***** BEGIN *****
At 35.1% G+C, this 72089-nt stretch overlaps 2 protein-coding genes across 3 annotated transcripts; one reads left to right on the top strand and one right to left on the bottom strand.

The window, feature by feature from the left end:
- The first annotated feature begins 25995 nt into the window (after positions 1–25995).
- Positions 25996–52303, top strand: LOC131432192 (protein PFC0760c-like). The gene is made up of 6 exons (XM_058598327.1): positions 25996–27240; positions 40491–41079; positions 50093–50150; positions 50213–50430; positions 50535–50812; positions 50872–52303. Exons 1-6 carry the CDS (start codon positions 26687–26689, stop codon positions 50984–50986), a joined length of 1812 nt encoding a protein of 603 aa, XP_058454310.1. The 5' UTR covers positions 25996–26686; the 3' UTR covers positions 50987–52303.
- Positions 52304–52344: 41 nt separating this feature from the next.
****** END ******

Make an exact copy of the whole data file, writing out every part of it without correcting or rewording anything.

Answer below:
At 35.1% G+C, this 72089-nt stretch overlaps 2 protein-coding genes across 3 annotated transcripts; one reads left to right on the top strand and one right to left on the bottom strand.

The window, feature by feature from the left end:
- The first annotated feature begins 25995 nt into the window (after positions 1–25995).
- Positions 25996–52303, top strand: LOC131432192 (protein PFC0760c-like). The gene is made up of 6 exons (XM_058598327.1): positions 25996–27240; positions 40491–41079; positions 50093–50150; positions 50213–50430; positions 50535–50812; positions 50872–52303. Exons 1-6 carry the CDS (start codon positions 26687–26689, stop codon positions 50984–50986), a joined length of 1812 nt encoding a protein of 603 aa, XP_058454310.1. The 5' UTR covers positions 25996–26686; the 3' UTR covers positions 50987–52303.
- Positions 52304–52344: 41 nt separating this feature from the next.